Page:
Wednesday, 7 December 2011

Snacks Between Meals: Kill the Wabbit

I just spent a full day at a Calgary elementary school, and I am exhausted.  I was there to talk to 9 classes (ranging from Grade 1 to Grade 5) about the music I am writing for their school’s opera.  

What’s that?  You look surprised.  Doesn’t your local elementary school perform operas?  Oh, I see, that’s not what surprised you.  It’s that I am writing an opera.  Yes, well, nobody’s more incredulous about that than me.
You see, Calgary Opera has a program where they select a couple of schools a year and have a librettist write an operatic tale based on ideas suggested by the children.  (Which is why this particular opera will feature a giant marauding taco and an evil conniving henchman...who also happens to be a chipmunk.  I can’t make up stuff this crazy.)  Then a composer (that’s me) is tasked with putting music to the words, while also spending five days with the children in their music classes to discuss composition techniques.  Finally, a director is brought in to, well,....duh, direct.
Now I’m not sure what the kids learned from my first visit, but here is what I learned:
1)    In large groups, 1st Graders smell funny.

2)    Contrary to what I have always believed, a six-year-old informed me that tacos are not from Mexico.  They are from Taco Bell.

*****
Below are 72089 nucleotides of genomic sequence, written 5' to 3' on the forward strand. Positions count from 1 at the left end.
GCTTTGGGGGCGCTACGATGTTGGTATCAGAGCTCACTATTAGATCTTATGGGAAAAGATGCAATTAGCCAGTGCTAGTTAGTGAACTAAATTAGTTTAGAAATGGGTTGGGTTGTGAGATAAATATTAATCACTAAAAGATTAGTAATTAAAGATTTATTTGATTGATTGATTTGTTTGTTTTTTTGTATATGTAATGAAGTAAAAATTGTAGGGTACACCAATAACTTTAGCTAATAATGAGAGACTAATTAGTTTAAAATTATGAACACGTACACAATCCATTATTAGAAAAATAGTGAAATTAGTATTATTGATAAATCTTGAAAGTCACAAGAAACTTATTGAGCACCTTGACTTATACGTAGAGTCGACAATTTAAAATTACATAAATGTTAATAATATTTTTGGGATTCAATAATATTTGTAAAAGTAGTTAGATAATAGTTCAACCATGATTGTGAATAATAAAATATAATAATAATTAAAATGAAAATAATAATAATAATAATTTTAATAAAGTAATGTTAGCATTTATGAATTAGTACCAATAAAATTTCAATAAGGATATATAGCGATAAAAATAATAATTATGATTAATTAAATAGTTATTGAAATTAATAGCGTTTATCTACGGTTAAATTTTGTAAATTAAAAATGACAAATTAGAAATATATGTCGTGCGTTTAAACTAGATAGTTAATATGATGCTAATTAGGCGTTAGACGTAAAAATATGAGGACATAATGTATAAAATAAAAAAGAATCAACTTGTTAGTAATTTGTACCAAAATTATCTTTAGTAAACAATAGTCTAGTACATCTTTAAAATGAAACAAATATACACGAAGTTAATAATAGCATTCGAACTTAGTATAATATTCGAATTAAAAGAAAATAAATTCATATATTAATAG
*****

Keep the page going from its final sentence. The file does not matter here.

3)    The kids must not think much of the moral character of their music teacher, Mrs. Miller, because they seem to assume that any strange man they find in their music room is her boyfriend.  Actually, Mrs. Miller responded better to that accusation than to the one little boy who asked if I was her son.  (Ouch.)

4)    Hands are NOT for hitting.  I knew this, but it didn’t hurt to have posters on every other wall to remind me.

5)    Elementary schools (at least this one, anyway) have found a way to conserve water, keep drinking fountain line-ups moving, and probably reduce student requests to use the washroom in the middle of class.  When I went to get a drink of water between classes, there was a seven-year-old sentry posted at the water fountain.  I patiently waited in line (I could have simply started picking up kids and tossing them out of the way, but I really do want to get paid for this job), and when my turn arrived, I crouched in half to reach the water and started drinking.  I had barely finished my first slurp when I heard the little girl next to the fountain say,

“One, two, three.  That’s good enough for me.  Now move it, mister!
You know what, water coming back out of your nose is no less uncomfortable when you are hunched over.

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